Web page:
George Webb (musician)

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George Horace Webb (8 October 1917 – 10 March 2010) was a British pianist considered by many as the father of the traditional jazz movement in Britain.[1]

He grew up with a love of early jazz recordings, principally those made by the New Orleans musicians; and in his playing he tried to re-create the style of such bands as King Oliver's.

Webb "worked as a machine gun fitter in the Vickers-Armstrong factory at Crayford. The son of a former music hall artiste turned fishmonger, he was a keen jazz enthusiast and self-taught amateur pianist. He took it upon himself to organize lunchtime entertainment at the factory, assembling scratch bands from among the workers."[2]

With his band, George Webb's Dixielanders, he played regularly and famously at The Red Barn public house at Barnehurst, Kent, from the early 1940s.[3] "No one has ever seriously challenged their claim to have been the first British revivalist jazz band".[2] They made several recordings and BBC radio broadcasts.[4] The Dixielanders disbanded in January 1948.[5]

Webb was then part of Humphrey Lyttelton's band from September 1948 to June 1951.[6] He reformed the Dixielanders in 1952, but this did not last long and he then concentrated on running a jazz club at the Shakespeare Hotel in Woolwich.[6] From the mid-1960s he was an agent and manager for musicians.[6] Early in the following decade, he returned to playing more frequently and toured Europe as a soloist.[6] Another version of the Dixielanders operated from 1973 to 1974, and then Webb ran a pub in Essex for 12 years.[6] After moving back to Kent, Webb was a guest in various bands into the 2000s.[6]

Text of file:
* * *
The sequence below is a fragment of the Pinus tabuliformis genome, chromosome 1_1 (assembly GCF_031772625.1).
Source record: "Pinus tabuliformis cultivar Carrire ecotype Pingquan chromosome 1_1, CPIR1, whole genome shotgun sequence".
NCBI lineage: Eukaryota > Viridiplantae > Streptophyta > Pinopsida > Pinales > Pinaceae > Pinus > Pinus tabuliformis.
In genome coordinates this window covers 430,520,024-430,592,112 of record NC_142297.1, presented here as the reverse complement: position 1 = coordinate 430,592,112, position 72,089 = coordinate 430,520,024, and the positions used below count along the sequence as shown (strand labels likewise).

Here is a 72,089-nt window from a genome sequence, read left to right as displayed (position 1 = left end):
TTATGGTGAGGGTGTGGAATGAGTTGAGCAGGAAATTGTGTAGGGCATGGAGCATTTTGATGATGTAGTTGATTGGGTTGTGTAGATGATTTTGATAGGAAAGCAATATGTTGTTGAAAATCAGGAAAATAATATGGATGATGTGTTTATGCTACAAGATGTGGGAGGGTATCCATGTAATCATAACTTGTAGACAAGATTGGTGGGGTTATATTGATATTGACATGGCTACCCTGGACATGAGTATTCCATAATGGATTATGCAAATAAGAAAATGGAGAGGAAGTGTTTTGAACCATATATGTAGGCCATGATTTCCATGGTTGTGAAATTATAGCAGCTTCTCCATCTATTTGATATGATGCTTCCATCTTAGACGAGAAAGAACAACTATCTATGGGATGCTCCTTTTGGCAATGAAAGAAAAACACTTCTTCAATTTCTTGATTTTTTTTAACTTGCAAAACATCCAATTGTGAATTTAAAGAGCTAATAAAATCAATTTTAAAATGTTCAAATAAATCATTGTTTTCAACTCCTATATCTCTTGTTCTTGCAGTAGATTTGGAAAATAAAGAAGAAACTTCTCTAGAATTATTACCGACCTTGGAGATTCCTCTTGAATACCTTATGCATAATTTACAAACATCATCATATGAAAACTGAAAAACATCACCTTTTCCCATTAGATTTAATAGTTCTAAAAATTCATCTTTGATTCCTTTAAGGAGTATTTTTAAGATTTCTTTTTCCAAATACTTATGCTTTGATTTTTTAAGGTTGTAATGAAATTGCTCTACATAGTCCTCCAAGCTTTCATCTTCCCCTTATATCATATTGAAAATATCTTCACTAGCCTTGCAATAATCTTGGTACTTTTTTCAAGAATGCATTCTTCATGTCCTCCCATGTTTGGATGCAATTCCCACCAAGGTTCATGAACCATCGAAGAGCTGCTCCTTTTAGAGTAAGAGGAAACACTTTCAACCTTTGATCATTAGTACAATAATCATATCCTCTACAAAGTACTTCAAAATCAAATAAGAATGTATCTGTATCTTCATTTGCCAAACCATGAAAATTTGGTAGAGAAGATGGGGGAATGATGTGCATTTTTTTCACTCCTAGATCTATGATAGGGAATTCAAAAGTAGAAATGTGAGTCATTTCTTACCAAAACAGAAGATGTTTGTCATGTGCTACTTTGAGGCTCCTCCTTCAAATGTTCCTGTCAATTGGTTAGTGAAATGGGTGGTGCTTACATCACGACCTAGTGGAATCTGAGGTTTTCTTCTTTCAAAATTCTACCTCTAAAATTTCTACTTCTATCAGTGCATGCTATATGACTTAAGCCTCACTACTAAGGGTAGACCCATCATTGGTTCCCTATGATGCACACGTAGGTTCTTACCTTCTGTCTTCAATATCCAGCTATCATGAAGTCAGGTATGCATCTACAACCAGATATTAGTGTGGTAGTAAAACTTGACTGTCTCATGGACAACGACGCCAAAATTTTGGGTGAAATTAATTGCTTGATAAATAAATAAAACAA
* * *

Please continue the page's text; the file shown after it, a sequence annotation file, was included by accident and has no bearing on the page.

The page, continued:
Among the musicians who played in the Dixielanders at various times were the British jazz trumpeter Humphrey Lyttelton, Wally Fawkes the clarinettist and Eddie Harvey the trombonist.[1]


  1. ^ a b "George Webb:jazz pianist". The Times. 2010-03-15. Retrieved 2010-03-17.
  2. ^ a b Gelly 2014, p. 20.
  3. ^ "George Webb". Daily Telegraph. 2010-03-14. Retrieved 2010-03-17.
  4. ^ Gelly 2014, p. 25.
  5. ^ Gelly 2014, p. 27.
  6. ^ a b c d e f Chilton, John (2004). Who's Who of British Jazz. Bloomsbury. pp. 379–380.


  • Gelly, Dave (2014). An Unholy Row. Equinox.